U.S. Sen. Daniel K. Akaka made the following remarks this week in the Congressional Record:
I rise today in celebration of the Hawaiian language. February is designated as the ‘Month of the Hawaiian Language’ by the State of Hawaii. Speakers and students of the language use this time to foster and promote Hawaiian through festivals, spelling bees, and speech and debate competitions where the Hawaiian language is the primary medium.
Since the first official designation in 1994, February has been a celebration of the Hawaiian language in Hawaii. However, this modern renaissance happened only after the Hawaiian language came close to extinction, and the people of Hawaii fought to preserve it.
In 1896, following the overthrow of the Kingdom of Hawaii, English was named as the primary language of instruction in Hawaii’s schools. As a result, students who spoke Hawaiian were subject to physical punishment or public humiliation.
As Native Hawaiian families struggled to assimilate with the increasing Western presence in Hawaii, parents gave children non-Hawaiian first names. Families who carried Hawaiian family names adopted Western surnames to avoid a Hawaiian identity. Parents stopped teaching their children Hawaiian, and maintained English-only households.
This was a sad chapter in Hawaii’s history, but fortunately, today, thanks to the effort of many Hawaii residents, political and community leaders, and educators, the Hawaiian language is thriving.
In 1978, the Hawaiian language, also called ‘Ōlelo Hawaii by its speakers, was declared one of the two legal languages of the State of Hawaii. In 1984, the first Hawaiian language preschool was established, Aha Pūnana Leo. Three years later, Hawaiian language immersion expanded to include kindergarten through grade 12, and today, students can study the Hawaiian language from preschool through their doctorate studies.
Use of the Hawaiian language is not limited to its fluent speakers. Those who live in and visit Hawaii use Hawaiian words and phrases in their everyday vocabulary, whether they are Native Hawaiian or not. Towns, roadways, schools, and parks bear Hawaiian names.
Island residents commonly give each other directions using the words mauka – meaning towards the mountains, or makai – meaning towards the ocean. A waitress might ask you if you are pau, or done, with your meal before she clears the table. You might tell her it was ono, or delicious.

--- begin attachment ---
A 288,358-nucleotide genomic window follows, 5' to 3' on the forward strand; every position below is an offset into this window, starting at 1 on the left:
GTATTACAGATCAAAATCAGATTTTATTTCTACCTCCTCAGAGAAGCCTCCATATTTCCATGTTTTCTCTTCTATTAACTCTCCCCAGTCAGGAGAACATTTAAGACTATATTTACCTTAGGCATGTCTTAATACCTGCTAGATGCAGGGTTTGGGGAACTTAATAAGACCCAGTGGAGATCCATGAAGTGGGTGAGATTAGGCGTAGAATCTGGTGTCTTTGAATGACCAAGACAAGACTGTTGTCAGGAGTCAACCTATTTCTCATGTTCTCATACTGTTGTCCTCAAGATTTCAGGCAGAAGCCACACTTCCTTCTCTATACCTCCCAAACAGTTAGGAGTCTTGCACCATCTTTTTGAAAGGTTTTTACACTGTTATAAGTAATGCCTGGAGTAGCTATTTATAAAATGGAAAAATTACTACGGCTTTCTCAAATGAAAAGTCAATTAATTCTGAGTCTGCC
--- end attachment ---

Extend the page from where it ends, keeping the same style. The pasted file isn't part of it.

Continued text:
Some of the more commonly used words, including aloha and mahalo, are known well beyond the shores of Hawaii. I probably do not have to explain that mahalo means thank you, or that aloha is a greeting that conveys warmth, love, and affection and is used to both welcome someone and wish them well.
The Hawaiian language is thriving in our modern society and it remains relevant as technology evolves around us.
The iPhone and Google’s homepage are just two instances where the Hawaiian language can be selected as an option in language settings. Developers of the popular website, Wikipedia, borrowed the Hawaiian word wikiwiki, meaning speedy, for its name.
Travelers through Honolulu International Airport are greeted every half hour with a public announcement first in Hawaiian, followed by its English translation.
Local television reporters and weather forecasters consult with language experts on Hawaiian pronunciation. One of the morning news shows features a segment produced entirely in the Hawaiian language. Cable subscribers receive a channel featuring Hawaiian language reporting.
The Hawaiian language is engrained in our daily lives in Hawaii, and is important to all of Hawaii’s people. I am extremely grateful for the efforts made by kupuna, our elders, as well as language and cultural educators, to preserve the Hawaiian language.
According to the University of Hawaii at Hilo, there are approximately 7,500 people learning the Hawaiian language today, from preschools, institutions of higher education, and community programs. Parents are again raising their children to speak Hawaiian.
While there is an increasing interest in the Hawaiian language, this is still just a small percentage of the population of the State of Hawaii. I applaud the State for designating February as the “Month of the Hawaiian Language” and bringing awareness to the need to perpetuate our language so that future generations may learn the language of their ancestors.
E ola mau ka Olelo Hawaii! Long live the Hawaiian language.